DEAR MAYO CLINIC: Can you explain narcolepsy to me - how it develops, the treatment options, and what someone with the condition goes through? A friend of mine was recently diagnosed, and I don't know anything about it but would like to learn more.

ANSWER: Narcolepsy is a neurological condition that makes people sleepy all the time. Those who have the condition fall asleep frequently during the day, and they may not sleep well at night. Narcolepsy is thought to be caused by low levels of hypocretin, an important brain chemical that helps control when a person is awake.

Narcolepsy is diagnosed using sleep studies. Although there's no cure, the disorder usually can be effectively treated with medication.

The normal process of falling asleep begins with non-rapid eye movement sleep (NREM). During this phase, brain waves slow down. After an hour or two of NREM sleep, brain activity picks up again, and rapid eye movement sleep (REM) begins. Most dreaming occurs during REM sleep.

In people who have narcolepsy, the normal sleep process is disrupted. They enter into REM sleep more rapidly and may experience intrusions of REM sleep into wakefulness. As a result, phenomena that normally occur during REM sleep - such as muscle paralysis and vivid dreams - may occur when people with narcolepsy are awake.

Most people with narcolepsy have very low levels of hypocretin, although what causes these low levels isn't entirely clear. Some research suggests it may be linked to an autoimmune disorder in which a person's immune system mistakenly attacks the cells that produce hypocretin. Narcolepsy also appears to have a genetic component. People who have relatives with narcolepsy are at increased risk of developing the condition. Research is under way to study further the underlying cause.

Narcolepsy can have a devastating effect on daily life. Excessive sleepiness makes it hard to function and focus on tasks, and can result in poor performance at work or school. The prospect of suddenly falling asleep makes driving dangerous. In addition, narcolepsy is often accompanied by cataplexy, a condition that causes a sudden loss of muscle tone. Triggered by strong emotion, cataplexy can result in symptoms such as slurred speech, a drooping jaw or slumping shoulders. In severe cases, cataplexy can cause a person's knees to buckle, resulting in a collapse.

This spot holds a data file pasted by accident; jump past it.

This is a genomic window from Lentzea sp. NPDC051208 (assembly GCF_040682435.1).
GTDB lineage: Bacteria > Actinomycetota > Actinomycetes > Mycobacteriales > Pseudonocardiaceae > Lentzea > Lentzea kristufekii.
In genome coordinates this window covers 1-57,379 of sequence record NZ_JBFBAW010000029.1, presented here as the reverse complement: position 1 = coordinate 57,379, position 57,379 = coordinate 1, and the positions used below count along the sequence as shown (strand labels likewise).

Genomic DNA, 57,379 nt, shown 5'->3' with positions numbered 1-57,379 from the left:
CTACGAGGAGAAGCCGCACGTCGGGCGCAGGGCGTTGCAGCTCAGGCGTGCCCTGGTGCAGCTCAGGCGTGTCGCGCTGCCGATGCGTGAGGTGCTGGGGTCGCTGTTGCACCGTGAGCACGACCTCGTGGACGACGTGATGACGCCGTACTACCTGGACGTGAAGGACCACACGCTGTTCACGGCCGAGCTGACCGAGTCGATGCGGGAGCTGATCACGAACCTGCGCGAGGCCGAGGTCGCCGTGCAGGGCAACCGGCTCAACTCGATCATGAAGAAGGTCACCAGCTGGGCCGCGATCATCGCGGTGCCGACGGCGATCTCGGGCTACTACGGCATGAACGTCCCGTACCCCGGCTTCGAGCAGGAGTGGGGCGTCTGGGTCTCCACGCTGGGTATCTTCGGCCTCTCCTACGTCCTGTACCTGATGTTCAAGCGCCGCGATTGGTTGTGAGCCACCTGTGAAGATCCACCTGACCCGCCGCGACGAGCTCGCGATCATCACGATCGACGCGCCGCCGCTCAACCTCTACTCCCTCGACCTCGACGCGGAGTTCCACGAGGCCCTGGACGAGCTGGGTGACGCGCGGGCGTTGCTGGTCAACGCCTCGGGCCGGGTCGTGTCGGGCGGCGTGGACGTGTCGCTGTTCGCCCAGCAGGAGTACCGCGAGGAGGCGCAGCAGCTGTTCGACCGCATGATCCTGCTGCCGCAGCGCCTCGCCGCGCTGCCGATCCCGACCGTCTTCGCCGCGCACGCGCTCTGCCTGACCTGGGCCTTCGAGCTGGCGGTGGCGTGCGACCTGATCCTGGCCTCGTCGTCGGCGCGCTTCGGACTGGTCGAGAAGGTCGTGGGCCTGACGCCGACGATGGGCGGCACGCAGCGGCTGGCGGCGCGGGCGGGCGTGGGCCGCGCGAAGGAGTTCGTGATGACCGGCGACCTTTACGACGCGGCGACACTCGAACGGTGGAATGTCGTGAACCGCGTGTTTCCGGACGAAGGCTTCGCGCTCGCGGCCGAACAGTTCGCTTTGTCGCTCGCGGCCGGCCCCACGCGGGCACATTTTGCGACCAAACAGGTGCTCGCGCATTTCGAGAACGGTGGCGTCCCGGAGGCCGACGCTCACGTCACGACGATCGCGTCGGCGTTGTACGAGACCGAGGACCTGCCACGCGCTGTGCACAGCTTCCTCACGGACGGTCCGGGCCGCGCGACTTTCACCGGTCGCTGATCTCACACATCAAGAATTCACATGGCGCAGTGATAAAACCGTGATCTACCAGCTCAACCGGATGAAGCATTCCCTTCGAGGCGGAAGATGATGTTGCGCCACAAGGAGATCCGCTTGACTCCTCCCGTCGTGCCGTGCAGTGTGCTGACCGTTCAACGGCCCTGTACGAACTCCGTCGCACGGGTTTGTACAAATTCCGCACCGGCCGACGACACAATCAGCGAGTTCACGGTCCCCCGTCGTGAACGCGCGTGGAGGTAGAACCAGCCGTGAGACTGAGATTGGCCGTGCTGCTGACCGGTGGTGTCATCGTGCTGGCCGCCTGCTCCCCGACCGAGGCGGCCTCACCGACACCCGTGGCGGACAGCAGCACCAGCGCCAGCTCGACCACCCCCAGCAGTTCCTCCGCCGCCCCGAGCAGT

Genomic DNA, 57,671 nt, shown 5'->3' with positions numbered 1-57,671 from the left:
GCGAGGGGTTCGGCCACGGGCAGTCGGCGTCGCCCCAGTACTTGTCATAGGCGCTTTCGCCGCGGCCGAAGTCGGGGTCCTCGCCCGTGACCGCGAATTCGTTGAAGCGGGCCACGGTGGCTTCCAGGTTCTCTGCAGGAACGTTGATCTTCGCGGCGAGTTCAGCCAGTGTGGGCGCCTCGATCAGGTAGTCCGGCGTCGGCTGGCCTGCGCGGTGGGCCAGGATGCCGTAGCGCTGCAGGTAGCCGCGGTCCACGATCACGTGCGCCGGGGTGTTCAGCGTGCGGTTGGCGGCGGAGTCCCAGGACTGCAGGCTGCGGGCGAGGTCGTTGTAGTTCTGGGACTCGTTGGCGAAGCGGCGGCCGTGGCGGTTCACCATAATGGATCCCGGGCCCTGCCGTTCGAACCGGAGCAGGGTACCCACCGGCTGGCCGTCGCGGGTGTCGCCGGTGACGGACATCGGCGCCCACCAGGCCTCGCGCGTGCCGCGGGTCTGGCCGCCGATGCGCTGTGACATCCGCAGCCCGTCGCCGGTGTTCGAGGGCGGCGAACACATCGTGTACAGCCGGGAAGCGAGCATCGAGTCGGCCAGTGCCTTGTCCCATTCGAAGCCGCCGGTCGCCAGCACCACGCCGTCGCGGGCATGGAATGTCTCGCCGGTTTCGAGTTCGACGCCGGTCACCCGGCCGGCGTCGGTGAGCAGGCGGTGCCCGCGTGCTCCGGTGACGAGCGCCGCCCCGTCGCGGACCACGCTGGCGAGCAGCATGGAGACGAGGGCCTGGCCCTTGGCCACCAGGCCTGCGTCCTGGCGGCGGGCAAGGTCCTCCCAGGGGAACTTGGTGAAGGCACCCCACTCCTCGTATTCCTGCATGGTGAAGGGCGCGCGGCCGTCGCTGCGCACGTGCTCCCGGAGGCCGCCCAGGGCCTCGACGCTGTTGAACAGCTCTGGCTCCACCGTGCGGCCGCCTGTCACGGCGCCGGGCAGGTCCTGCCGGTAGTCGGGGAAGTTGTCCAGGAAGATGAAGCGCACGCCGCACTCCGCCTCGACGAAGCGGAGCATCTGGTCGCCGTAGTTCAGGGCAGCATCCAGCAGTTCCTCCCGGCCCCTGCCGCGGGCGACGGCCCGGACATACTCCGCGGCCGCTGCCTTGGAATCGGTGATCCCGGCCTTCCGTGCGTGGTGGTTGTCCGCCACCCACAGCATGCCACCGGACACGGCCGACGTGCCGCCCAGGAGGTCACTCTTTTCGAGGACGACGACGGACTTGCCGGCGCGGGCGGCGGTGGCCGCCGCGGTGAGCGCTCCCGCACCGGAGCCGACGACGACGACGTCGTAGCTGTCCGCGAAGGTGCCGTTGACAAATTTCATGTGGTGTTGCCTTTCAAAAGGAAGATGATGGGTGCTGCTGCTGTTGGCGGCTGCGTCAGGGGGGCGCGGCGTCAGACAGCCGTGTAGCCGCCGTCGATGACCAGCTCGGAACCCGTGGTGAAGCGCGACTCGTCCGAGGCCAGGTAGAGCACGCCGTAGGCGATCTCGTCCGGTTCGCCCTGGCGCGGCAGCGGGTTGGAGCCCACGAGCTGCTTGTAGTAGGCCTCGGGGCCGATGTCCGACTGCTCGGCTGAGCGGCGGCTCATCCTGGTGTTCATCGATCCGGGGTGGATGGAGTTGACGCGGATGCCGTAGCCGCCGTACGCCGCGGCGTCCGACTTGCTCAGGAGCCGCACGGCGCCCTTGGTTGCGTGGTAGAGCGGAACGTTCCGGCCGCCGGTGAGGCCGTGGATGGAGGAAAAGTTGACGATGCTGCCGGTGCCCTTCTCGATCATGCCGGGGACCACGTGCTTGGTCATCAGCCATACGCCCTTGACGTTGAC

Other sleep problems are associated with narcolepsy. Hallucinations just before falling asleep or immediately after waking (hypnagogic or hypnopompic hallucinations respectively) are common. REM sleep behavior disorder - a condition in which people act out their dreams by flailing their arms or kicking and screaming - is seen more frequently in people with narcolepsy. Also, they often experience a temporary inability to move or speak while falling asleep or upon waking (sleep paralysis).

Diagnosis of narcolepsy is based on a person's symptoms combined with the results of sleep studies. Polysomnography is used to assist in diagnosis of the condition. Using electrodes placed on the scalp, polysomnography measures a variety of signals during sleep, including the electrical activity of a person's brain and heart, muscle movement, eye movement and breathing. A daytime polysomnogram called a multiple sleep latency test is required for a definitive diagnosis of narcolepsy. This sleep study provides an objective measure of sleepiness.

Once diagnosed, narcolepsy can often be successfully managed. Standard treatment involves drugs that stimulate the central nervous system and help people with narcolepsy stay awake during the day. Antidepressant medications, which suppress REM sleep, are often used to help alleviate the symptoms of cataplexy. Sodium oxybate (Xyrem) can control cataplexy and helps improve nighttime sleep. It may also help control daytime sleepiness.

In addition to medication, lifestyle changes such as following a consistent sleep and wake schedule and taking short naps at regular intervals may help manage some narcolepsy symptoms.

(Medical Edge from Mayo Clinic is an educational resource and doesn't replace regular medical care. E-mail a question to medicaledge@mayo.edu , or write: Medical Edge from Mayo Clinic, c/o TMS, 2225 Kenmore Ave., Suite 114, Buffalo, N.Y., 14207. For more information, visit www.mayoclinic.org.)